The Bus Driver.

You know those moments that people tell stories about? The ones that Christian authors use to impart spiritual lessons, and pastors do it too, to the point where it’s almost annoying. You want to say “Not everything has to be a lesson, man!”

Well, I have one of those stories tonight.

I’ve been taking the bus to college, as you know. (Sounds like the title of an article doesn’t it?) And last night I noticed something as I got on: I tapped my pass and the driver said “Thank you.”

I thought “Why’s he thanking me? He’s the one putting in hours of his life doing a really boring job that no one appreciates him for, though they should because I sure as heck don’t have the patience to be a bus driver.”

I know the driver just meant to be friendly. That was what struck me. He wasn’t being polite, just friendly. Trying to make the rather isolated situation a little more comfortable.

To the best of his efforts, since we aren’t allowed to talk to bus drivers unnecessarily. Of course I know that’s for safety reasons, but what a lonely way to make a living if you can hardly even talk to the people you see all day. And you don’t have a co-worker there to cheer you up either.

I feel awkward just in the 12-15 minutes I spend on the bus not knowing anyone.

I’m pretty sure way back when the public transportation thing got going, there wasn’t a rule about talking to the driver. And I’m certain that other passengers at least used to talk to each other. It’s sad to see all the young students on the bus make awkward eye contact with each other, but bury themselves in their phones rather than strike up a conversation.

We’ve been raised with the idea that talking to strangers is bad, and dangerous, and worst of all, unnecessary. That’s the killer isn’t it? We feel that as long as we have our electronic transactions, we don’t need to talk. even bus passes are just card stickers now, no eye contact is even required.

And I see this, and I think to myself, we’re so lonely. We’re just starving to connect with each other.

It’s not that we want to connect on some soul level with every human we meet. I think we want to feel part of their world, just as they, in a small way, are part of ours. We might never see them again, but they were people, and we were interested in them just because of that.

Though most of us would agree general kindness is a good thing, very few of us stop to think what common courtesy and kindness require, that you care. That you see other people as beings who shape your world and are in it and whom you owe some recognition just as they owe you some, because that’s what it is to be human.

To be ignored is perhaps the most inhuman of practices that we do on a regular basis, and I think we feel it deep down, we know something’s not right.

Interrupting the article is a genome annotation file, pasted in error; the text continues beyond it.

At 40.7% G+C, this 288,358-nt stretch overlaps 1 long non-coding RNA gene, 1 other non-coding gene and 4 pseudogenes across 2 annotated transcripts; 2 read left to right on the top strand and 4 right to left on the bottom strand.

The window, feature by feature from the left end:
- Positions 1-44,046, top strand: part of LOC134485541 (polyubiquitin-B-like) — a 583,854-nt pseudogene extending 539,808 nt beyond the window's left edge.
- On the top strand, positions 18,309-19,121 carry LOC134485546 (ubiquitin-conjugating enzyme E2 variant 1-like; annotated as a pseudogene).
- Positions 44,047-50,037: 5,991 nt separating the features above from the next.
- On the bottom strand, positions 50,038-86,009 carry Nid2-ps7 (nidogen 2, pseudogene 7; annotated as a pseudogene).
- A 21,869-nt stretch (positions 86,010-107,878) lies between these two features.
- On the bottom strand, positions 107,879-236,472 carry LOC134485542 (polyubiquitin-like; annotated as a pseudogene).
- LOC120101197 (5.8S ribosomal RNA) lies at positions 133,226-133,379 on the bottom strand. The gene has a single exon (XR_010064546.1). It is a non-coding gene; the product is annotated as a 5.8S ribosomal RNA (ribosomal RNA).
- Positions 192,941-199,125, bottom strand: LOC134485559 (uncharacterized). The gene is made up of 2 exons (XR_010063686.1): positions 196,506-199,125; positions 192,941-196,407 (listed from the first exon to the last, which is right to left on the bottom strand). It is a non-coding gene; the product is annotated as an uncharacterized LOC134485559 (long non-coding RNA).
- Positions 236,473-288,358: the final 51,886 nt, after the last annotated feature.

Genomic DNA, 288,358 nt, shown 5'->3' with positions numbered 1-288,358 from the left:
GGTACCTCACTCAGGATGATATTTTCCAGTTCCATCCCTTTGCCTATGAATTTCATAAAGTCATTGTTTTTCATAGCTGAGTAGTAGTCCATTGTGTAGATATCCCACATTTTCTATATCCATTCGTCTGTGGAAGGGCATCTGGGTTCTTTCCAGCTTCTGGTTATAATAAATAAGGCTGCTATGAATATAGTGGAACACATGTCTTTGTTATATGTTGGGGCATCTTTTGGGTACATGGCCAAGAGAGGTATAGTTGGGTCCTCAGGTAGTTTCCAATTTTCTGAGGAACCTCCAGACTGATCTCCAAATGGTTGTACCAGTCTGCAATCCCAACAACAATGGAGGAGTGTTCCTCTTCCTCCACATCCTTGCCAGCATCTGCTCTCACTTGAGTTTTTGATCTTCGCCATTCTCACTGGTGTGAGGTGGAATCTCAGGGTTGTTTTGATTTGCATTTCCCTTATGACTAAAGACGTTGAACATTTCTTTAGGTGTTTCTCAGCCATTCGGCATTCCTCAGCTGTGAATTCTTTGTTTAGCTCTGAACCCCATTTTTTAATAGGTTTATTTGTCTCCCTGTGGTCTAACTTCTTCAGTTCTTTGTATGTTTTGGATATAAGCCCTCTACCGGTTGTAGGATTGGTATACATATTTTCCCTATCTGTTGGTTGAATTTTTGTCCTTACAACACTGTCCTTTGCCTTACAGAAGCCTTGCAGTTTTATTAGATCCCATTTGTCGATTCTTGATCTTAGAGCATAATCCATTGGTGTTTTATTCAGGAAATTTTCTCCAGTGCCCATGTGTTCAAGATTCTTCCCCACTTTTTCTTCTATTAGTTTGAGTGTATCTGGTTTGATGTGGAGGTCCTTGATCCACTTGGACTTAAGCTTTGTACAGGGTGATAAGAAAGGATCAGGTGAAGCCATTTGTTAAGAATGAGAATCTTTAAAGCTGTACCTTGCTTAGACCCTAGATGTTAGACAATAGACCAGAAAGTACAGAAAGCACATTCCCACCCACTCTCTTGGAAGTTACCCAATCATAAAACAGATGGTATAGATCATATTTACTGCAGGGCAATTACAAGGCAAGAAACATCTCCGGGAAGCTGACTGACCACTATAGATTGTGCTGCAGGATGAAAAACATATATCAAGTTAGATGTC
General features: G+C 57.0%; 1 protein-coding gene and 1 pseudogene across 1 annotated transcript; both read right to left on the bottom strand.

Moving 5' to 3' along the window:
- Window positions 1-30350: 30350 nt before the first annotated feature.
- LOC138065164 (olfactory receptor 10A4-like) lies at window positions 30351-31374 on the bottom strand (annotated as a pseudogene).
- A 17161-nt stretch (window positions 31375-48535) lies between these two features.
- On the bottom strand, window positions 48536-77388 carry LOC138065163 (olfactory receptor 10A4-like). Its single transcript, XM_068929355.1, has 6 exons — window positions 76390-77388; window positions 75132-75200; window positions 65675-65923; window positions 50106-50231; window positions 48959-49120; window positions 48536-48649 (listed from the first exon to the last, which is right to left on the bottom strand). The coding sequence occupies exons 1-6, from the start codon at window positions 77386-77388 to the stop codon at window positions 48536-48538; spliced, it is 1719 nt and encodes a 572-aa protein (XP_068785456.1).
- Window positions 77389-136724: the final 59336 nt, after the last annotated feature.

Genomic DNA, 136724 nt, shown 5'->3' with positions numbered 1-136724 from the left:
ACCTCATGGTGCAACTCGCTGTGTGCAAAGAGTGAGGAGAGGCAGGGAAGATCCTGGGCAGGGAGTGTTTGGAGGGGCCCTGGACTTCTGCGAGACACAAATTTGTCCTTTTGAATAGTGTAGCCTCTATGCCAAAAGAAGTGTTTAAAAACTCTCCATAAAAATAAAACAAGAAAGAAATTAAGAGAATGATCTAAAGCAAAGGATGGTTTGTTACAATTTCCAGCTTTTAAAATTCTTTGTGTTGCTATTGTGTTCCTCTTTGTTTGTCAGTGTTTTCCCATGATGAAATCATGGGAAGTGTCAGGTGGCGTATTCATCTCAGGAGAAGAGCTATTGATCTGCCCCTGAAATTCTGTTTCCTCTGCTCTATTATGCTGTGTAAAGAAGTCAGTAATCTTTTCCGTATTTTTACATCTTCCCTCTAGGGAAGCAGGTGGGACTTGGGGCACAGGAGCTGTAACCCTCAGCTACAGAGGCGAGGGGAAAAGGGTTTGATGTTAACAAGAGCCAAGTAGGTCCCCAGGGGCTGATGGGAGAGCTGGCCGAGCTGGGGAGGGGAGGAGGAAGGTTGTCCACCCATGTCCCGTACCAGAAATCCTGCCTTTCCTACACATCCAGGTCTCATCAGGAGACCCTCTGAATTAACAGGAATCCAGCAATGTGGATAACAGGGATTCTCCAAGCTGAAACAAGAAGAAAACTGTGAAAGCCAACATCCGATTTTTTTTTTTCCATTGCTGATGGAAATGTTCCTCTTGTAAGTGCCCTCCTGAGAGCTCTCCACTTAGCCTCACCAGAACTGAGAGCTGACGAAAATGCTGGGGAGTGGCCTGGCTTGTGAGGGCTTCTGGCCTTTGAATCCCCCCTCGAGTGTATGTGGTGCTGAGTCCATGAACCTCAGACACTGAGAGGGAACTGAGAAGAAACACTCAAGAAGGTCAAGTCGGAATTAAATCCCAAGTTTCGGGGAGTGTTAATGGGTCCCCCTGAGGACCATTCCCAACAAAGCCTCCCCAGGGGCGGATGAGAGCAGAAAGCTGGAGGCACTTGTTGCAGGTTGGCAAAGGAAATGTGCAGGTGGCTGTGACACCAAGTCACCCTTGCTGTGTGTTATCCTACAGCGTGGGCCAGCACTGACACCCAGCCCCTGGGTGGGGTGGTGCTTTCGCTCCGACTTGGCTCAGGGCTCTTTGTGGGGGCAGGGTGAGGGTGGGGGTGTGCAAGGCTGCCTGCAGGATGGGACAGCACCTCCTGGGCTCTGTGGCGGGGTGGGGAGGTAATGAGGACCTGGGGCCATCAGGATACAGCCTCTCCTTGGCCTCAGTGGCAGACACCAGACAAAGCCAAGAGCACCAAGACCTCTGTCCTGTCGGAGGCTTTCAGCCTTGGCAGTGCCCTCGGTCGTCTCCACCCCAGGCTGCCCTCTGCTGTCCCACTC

When I do happen to strike up a conversation with someone I don’t know, I always feel it’s a bit of an awkward trade off. You ask the culturally acceptable small talk questions, (which have been disdained by the more withdrawn folks of society, but are in place for a very good reason) but you don’t really feel like you can trust them. Still you try to make things more comfortable by being more familiar, because somehow we feel less afraid when we know someone, even if it’s just their name. Even if they didn’t tell it to us, we just heard them called by it.

We yearn to know things about each other. I don’t think it’s just busybodies who feel that way. It’s everyone. We’ve all looked at a particular stranger and wondered what their life was like, and we wish we could be in it somehow, because maybe we’d find something there that’s missing in our own world.

I’m not the first to think of this, there’s an insightful essay called Strangers by Toni Morrison that I recommend you check out.

What the bus driver, and myself by my slight smile and nod in response, are trying to do is reestablish something we feel we’ve lost.

My question is, is it just this generation that’s lost it? Or have people felt this way ever since we left Eden? I see something of it it Cain’s plea to God after he is sentenced to wander the earth. “Anyone who finds me will kill me,” as if he doesn’t know who that anyone might be.

Abraham said “I am a stranger in a strange land” but he still tried to have peace with some of the land’s inhabitants.

Being strangers and being estranged don’t seem to be the same thing. One is a fact of life because we can’t know everyone, the other is a deliberate choice to be shut off from the rest of the world.

In that sense, the person like me who has spent most of her days at home may yet be less a stranger to others then the person who closes them-self off to feeling or knowing anything about them.

I think we are hungry as a whole to reconnect somehow, but we don’t know the secret. I think technology has only provided the mask to hide behind so that we no longer know this, people used to know that being strangers was a sad thing.

Until next time–Natasha

(P. S. Watch for a new movie review in the next week or so, I’m planning on doing a DCOM.)


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